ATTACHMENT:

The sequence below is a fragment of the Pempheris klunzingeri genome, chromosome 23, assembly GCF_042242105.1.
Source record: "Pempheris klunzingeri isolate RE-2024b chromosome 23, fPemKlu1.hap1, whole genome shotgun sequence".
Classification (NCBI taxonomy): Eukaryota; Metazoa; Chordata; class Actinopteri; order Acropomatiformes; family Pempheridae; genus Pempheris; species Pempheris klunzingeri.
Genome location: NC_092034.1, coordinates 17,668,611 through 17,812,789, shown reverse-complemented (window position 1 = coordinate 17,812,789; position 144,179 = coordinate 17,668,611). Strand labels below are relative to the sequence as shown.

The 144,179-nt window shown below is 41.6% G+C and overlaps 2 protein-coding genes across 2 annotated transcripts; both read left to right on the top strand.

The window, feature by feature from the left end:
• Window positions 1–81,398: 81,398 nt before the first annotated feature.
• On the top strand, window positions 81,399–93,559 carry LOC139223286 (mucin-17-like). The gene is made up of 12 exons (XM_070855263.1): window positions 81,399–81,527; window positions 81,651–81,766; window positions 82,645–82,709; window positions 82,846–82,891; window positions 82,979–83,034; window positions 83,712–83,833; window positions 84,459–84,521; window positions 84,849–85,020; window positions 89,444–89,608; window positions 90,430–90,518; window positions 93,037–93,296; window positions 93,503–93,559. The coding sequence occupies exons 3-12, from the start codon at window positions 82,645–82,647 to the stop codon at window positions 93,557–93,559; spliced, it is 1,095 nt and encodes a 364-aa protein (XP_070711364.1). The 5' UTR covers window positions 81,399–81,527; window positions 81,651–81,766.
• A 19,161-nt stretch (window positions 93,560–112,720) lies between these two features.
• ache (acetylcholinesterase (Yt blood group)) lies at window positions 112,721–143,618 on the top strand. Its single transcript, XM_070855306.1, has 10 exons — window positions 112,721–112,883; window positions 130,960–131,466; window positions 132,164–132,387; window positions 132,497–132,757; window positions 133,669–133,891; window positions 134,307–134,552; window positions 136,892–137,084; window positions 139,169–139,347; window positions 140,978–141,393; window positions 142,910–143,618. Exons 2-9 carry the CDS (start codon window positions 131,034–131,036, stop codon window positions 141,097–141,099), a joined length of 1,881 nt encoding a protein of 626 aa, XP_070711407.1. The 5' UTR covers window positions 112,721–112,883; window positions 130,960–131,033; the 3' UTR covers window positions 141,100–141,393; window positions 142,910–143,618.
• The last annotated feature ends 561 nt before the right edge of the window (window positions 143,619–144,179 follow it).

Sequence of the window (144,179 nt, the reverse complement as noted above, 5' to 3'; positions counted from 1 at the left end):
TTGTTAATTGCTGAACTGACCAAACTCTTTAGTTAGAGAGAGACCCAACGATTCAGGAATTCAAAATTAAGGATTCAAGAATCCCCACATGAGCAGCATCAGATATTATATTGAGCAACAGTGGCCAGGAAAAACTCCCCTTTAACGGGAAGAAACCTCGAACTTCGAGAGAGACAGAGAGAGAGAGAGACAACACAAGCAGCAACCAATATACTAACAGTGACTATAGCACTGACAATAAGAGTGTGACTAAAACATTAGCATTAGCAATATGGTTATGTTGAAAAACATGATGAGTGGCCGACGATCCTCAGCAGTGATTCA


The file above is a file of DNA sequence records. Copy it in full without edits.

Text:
The sequence below is a fragment of the Pempheris klunzingeri genome, chromosome 23, assembly GCF_042242105.1.
Source record: "Pempheris klunzingeri isolate RE-2024b chromosome 23, fPemKlu1.hap1, whole genome shotgun sequence".
Classification (NCBI taxonomy): Eukaryota; Metazoa; Chordata; class Actinopteri; order Acropomatiformes; family Pempheridae; genus Pempheris; species Pempheris klunzingeri.
Genome location: NC_092034.1, coordinates 17,668,611 through 17,812,789, shown reverse-complemented (window position 1 = coordinate 17,812,789; position 144,179 = coordinate 17,668,611). Strand labels below are relative to the sequence as shown.

The 144,179-nt window shown below is 41.6% G+C and overlaps 2 protein-coding genes across 2 annotated transcripts; both read left to right on the top strand.

The window, feature by feature from the left end:
• Window positions 1–81,398: 81,398 nt before the first annotated feature.
• On the top strand, window positions 81,399–93,559 carry LOC139223286 (mucin-17-like). The gene is made up of 12 exons (XM_070855263.1): window positions 81,399–81,527; window positions 81,651–81,766; window positions 82,645–82,709; window positions 82,846–82,891; window positions 82,979–83,034; window positions 83,712–83,833; window positions 84,459–84,521; window positions 84,849–85,020; window positions 89,444–89,608; window positions 90,430–90,518; window positions 93,037–93,296; window positions 93,503–93,559. The coding sequence occupies exons 3-12, from the start codon at window positions 82,645–82,647 to the stop codon at window positions 93,557–93,559; spliced, it is 1,095 nt and encodes a 364-aa protein (XP_070711364.1). The 5' UTR covers window positions 81,399–81,527; window positions 81,651–81,766.
• A 19,161-nt stretch (window positions 93,560–112,720) lies between these two features.
• ache (acetylcholinesterase (Yt blood group)) lies at window positions 112,721–143,618 on the top strand. Its single transcript, XM_070855306.1, has 10 exons — window positions 112,721–112,883; window positions 130,960–131,466; window positions 132,164–132,387; window positions 132,497–132,757; window positions 133,669–133,891; window positions 134,307–134,552; window positions 136,892–137,084; window positions 139,169–139,347; window positions 140,978–141,393; window positions 142,910–143,618. Exons 2-9 carry the CDS (start codon window positions 131,034–131,036, stop codon window positions 141,097–141,099), a joined length of 1,881 nt encoding a protein of 626 aa, XP_070711407.1. The 5' UTR covers window positions 112,721–112,883; window positions 130,960–131,033; the 3' UTR covers window positions 141,100–141,393; window positions 142,910–143,618.
• The last annotated feature ends 561 nt before the right edge of the window (window positions 143,619–144,179 follow it).

Sequence of the window (144,179 nt, the reverse complement as noted above, 5' to 3'; positions counted from 1 at the left end):
TTGTTAATTGCTGAACTGACCAAACTCTTTAGTTAGAGAGAGACCCAACGATTCAGGAATTCAAAATTAAGGATTCAAGAATCCCCACATGAGCAGCATCAGATATTATATTGAGCAACAGTGGCCAGGAAAAACTCCCCTTTAACGGGAAGAAACCTCGAACTTCGAGAGAGACAGAGAGAGAGAGAGACAACACAAGCAGCAACCAATATACTAACAGTGACTATAGCACTGACAATAAGAGTGTGACTAAAACATTAGCATTAGCAATATGGTTATGTTGAAAAACATGATGAGTGGCCGACGATCCTCAGCAGTGATTCA